Peter Collyer

Head of School, Music and Performing Arts
Peter Collyer

Peter came to Morley College as Programme Manager for Classical Music in April 2014 and moved to the new role of Head of School, Music and Performing Arts in September 2015.  He graduated from the Royal College of Music with the viola recital prize in 1984 and enjoyed a wide-ranging performing and teaching career for thirty years before taking up his first post at Morley.

Peter joined the staff at the University of Southampton in 1995. He was appointed Head of Early Music Studies there in 1998 and Head of Performance in 2002. He left Southampton in 2007 to complete his MMus in musicology and in 2008 was awarded funding by the Arts and Humanities Research Council to study towards a PhD at the University of Leeds (completed in 2012), joining a major research project looking at the historical performance practice implications of nineteenth and early twentieth century string chamber music editions. He has presented research papers at the Universities of Leeds, Cardiff and Manchester and at the Royal Northern College of Music and had his research published in the journal Early Music Performer. Between 2009 and 2014 he taught at the Guildhall School of Music & Drama and at Trinity Laban Conservatoire and he was external examiner for undergraduate performance at the University of Bristol from 2012-2014. He was made a Senior Fellow of the Higher Education Academy in 2013.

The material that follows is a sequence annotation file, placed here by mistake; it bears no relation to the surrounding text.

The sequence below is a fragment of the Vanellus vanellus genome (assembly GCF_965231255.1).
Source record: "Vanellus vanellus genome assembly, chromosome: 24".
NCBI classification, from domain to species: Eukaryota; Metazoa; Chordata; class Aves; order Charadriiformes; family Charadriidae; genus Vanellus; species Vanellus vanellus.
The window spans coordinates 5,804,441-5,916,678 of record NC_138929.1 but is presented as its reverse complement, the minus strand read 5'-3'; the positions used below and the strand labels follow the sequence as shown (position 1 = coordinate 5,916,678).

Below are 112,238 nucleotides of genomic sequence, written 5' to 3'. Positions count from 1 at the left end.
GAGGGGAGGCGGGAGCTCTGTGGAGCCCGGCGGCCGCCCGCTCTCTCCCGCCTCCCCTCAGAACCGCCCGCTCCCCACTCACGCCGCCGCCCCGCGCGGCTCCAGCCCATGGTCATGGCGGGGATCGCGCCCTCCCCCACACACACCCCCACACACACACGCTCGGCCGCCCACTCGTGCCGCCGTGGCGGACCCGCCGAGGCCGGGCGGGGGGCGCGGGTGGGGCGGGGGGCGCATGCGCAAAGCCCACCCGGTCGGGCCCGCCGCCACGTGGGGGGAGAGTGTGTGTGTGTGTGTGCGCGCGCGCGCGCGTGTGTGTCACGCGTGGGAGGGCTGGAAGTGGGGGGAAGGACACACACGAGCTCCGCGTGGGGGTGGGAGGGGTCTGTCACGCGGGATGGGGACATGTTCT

On the concert platform Peter specialised in historical performance and was the violist with Ensemble DeNOTE and Principal Viola with La Serenissima, The London Handel Orchestra and The London Handel Players. He was a member of the English Baroque Soloists and Orchestre Révolutionnaire et Romantique from 1989-1999, taking part in Sir John Eliot Gardiner’s award-winning recordings of the complete Beethoven Symphonies and Mozart Operas, and he also toured and recorded with groups including the Academy of Ancient Music,  English Concert and the Irish Baroque Orchestra.  For many years he was active on the West End circuit and played in countless performances of shows such as ‘Les Miserables’, ‘Martin Guerre’, ‘Miss Saigon’, ‘Singin’ in the Rain’, ‘South Pacific’ and ‘The King and I’. He played in the backing band when Robbie Williams first sang ‘Angels’ on television (Parkinson, 1997), on numerous pop albums by bands such as Terrorvision, Muse and Feeder, and toured with the Spice Girls. He can be seen (very briefly) in the feature film adaptations of ‘Sense and Sensibility’ and ‘Pride and Prejudice’.  

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